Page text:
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James v. Scribner

UNITED STATES DISTRICT COURT EASTERN DISTRICT OF CALIFORNIA


June 30, 2009

JOHN E. JAMES III, PLAINTIFF,
v.
A.K. SCRIBNER, ET AL., DEFENDANTS.

The opinion of the court was delivered by: Dennis L. Beck United States Magistrate Judge

FINDINGS AND RECOMMENDATIONS RECOMMENDING MOTION FOR TEMPORARY RESTRAINING ORDER AND/OR PRELIMINARY INJUNCTIVE RELIEF BE DENIED (Doc. 295)

Plaintiff John E. James III ("Plaintiff") is a state prisoner proceeding pro se in this civil rights action pursuant to 42 U.S.C. § 1983. Plaintiff filed this action on June 22, 2004. On June 26, 2009, Plaintiff filed a motion for a preliminary injunction and/or temporary restraining order. (Doc. 295.) Defendants have not yet responded to the motion. Due to the self-reported urgency of Plaintiff's motion, and because there is no apparent prejudice to defendants in light of the recommendation that follows, the court shall address Plaintiff's motions without waiting twenty-one days from the date of plaintiff's filing. Local Rule 78-230(m).

Plaintiff alleges that members of an organized crime state employee gang, referred to by Plaintiff as the Green Wall Gang, have offered $10,000 to any staff or inmate to murder Plaintiff. Plaintiff states that he has been physically tortured and that attempts have been made to maim him. Plaintiff states that he has filed approximately ten requests for temporary restraining orders and/or preliminary injunctions over a period of six years, and each motion has been denied. Plaintiff states that it is his belief that judges from the United States District Court have been bribed by CDCR officials. Plaintiff believes that he is not safe in CDCR custody, and requests, inter alia, a transfer to federal custody.

As was previously explained, the purpose of a preliminary injunction is to preserve the status quo if the balance of equities so heavily favors the moving party that justice requires the court to intervene to secure the positions until the merits of the action are ultimately determined. University of Texas v. Camenisch, 451 U.S. 390, 395 (1981). A preliminary injunction is available to a plaintiff who "demonstrates either (1) a combination of probable success and the possibility of irreparable harm, or (2) that serious questions are raised and the balance of hardship tips in its favor." Arcamuzi v. Continental Air Lines, Inc., 819 F. 2d 935, 937 (9th Cir. 1987). Under either approach the plaintiff "must demonstrate a significant threat of irreparable injury." Id. Also, an injunction should not issue if the plaintiff "shows no chance of success on the merits." Id. At a bare minimum, the plaintiff "must demonstrate a fair chance of success of the merits, or questions serious enough to require litigation." Id.

Federal courts are courts of limited jurisdiction, and as a preliminary matter, the court must have before it an actual case or controversy. City of Los Angeles v. Lyons, 461 U.S. 95, 102, 103 S.Ct. 1660, 1665 (1983); Valley Forge Christian Coll. v. Ams. United for Separation of Church and State, Inc., 454 U.S. 464, 471, 102 S.Ct. 752, 757-58 (1982); Jones v. City of Los Angeles, 444 F.3d 1118, 1126 (9th Cir. 2006). If the court does not have an actual case or controversy before it, it has no power to hear the matter in question. Id.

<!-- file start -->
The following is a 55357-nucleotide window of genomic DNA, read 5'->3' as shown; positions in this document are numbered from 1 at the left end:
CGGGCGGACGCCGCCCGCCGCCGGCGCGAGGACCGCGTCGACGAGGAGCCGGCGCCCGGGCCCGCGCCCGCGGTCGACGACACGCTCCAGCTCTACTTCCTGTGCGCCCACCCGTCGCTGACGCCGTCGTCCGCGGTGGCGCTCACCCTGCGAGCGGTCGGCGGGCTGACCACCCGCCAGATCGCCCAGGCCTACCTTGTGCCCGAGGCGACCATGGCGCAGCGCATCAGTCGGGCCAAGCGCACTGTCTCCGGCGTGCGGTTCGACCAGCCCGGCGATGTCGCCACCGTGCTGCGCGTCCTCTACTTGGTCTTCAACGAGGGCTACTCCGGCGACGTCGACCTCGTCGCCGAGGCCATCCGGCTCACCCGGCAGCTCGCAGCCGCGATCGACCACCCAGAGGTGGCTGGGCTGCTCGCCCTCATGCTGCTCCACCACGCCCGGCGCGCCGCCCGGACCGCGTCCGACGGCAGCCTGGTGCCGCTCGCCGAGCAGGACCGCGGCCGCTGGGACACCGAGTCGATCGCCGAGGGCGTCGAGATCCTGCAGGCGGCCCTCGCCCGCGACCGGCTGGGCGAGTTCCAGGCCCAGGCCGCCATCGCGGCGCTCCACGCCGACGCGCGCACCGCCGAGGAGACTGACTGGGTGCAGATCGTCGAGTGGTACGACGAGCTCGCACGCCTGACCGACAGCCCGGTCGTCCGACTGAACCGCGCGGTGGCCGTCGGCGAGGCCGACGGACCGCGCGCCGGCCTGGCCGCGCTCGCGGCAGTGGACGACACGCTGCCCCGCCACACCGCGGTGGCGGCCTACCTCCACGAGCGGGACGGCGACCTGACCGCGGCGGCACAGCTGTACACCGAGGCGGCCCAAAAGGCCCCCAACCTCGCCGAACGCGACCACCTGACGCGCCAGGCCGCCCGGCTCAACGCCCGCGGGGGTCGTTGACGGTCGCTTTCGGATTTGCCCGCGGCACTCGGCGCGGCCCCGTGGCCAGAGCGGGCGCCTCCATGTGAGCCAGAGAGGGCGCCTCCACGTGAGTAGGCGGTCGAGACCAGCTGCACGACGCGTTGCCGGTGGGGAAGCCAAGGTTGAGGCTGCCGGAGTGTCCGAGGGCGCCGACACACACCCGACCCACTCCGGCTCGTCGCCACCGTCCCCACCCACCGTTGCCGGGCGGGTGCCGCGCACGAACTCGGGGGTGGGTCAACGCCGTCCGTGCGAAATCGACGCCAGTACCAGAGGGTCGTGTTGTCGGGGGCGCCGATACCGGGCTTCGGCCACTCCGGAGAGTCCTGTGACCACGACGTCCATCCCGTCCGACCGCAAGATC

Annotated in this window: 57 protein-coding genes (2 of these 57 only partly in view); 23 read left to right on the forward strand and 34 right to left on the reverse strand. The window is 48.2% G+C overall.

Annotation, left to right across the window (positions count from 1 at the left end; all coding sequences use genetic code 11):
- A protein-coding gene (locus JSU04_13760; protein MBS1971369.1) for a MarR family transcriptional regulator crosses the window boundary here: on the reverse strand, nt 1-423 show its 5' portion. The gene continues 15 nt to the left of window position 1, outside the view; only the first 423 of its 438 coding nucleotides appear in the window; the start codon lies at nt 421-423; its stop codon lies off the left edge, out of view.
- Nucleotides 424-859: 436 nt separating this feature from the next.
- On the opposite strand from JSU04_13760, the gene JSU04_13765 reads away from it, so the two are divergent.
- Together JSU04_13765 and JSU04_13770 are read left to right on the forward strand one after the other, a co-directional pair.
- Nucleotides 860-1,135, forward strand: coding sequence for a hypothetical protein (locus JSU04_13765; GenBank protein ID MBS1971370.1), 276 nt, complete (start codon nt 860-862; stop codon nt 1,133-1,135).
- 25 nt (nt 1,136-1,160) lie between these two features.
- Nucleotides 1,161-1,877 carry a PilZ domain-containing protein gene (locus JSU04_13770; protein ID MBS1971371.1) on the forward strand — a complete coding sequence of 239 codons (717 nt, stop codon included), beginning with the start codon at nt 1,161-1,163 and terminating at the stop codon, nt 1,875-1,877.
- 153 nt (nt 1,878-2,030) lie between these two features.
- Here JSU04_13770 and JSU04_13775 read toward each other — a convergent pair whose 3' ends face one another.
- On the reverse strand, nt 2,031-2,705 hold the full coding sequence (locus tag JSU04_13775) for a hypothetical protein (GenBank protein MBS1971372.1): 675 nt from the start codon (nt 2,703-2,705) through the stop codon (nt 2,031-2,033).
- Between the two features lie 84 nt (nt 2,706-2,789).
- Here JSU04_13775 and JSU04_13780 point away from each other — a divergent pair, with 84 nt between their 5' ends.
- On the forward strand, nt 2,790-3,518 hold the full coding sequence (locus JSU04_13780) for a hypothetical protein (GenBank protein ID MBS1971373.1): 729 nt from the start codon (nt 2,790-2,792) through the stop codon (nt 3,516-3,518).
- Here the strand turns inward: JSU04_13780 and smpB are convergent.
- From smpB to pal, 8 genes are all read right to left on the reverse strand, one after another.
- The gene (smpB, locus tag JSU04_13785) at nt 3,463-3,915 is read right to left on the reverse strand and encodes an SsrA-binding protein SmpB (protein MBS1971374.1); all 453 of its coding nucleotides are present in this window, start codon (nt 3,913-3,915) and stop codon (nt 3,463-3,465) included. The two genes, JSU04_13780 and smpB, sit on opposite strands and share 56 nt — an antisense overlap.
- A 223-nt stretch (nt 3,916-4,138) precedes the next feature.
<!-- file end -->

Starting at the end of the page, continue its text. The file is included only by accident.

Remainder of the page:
In this instance, Plaintiff's claims arise from conditions he was allegedly subjected to while incarcerated at California State Prison - Corcoran ("CSP-Corcoran"). Plaintiff is currently housed at Kern Valley State Prison and seeks an order mandating his transfer from CDCR custody. Plaintiff's claims in this action arise from past conditions of confinement at CSP-Corcoran. The court does not and will not have jurisdiction in this action over prison officials at Kern Valley State Prison.

Even if the Court has jurisdiction, "a preliminary injunction is an extraordinary and drastic remedy, one that should not be granted unless the movant, by a clear showing, carries the burden of persuasion." Mazurek v. Armstrong, 520 U.S. 968, 972 (1997) (quotations and citations omitted) (emphasis in original). Plaintiff has not met his burden as the moving party. As examples, Plaintiff states that indirect threats have been made against him by prison staff, but he does not identify the individuals who made these threats, when they were made, or provide any details of the threats; further, Plaintiff does not identify the source of his information that a hit has been placed on his life. Plaintiff's motion is supported only by his own affidavit, and there is little evidence submitted "demonstrat[ing] either (1) a combination of probable success and the possibility of irreparable harm, or (2) that serious questions are raised and the balance of hardship tips in its favor." Arcamuzi, 819 F. 2d at 937.

Therefore, the court HEREBY RECOMMENDS that Plaintiff's motion for a temporary restraining order and/or for preliminary injunctive relief, filed June 25, 2009, be DENIED.

These Findings and Recommendations will be submitted to the United States District Judge assigned to the case, pursuant to the provisions of Title 28 U.S.C. § 636(b)(l). Within thirty (30) days after being served with these Findings and Recommendations, the parties may file written objections with the court. The document should be captioned "Objections to Magistrate Judge's Findings and Recommendations." The parties are advised that failure to file objections within the specified time may waive the right to appeal the District Court's order. Martinez v. Ylst, 951 F.2d 1153 (9th Cir. 1991).

IT IS SO ORDERED.

20090630

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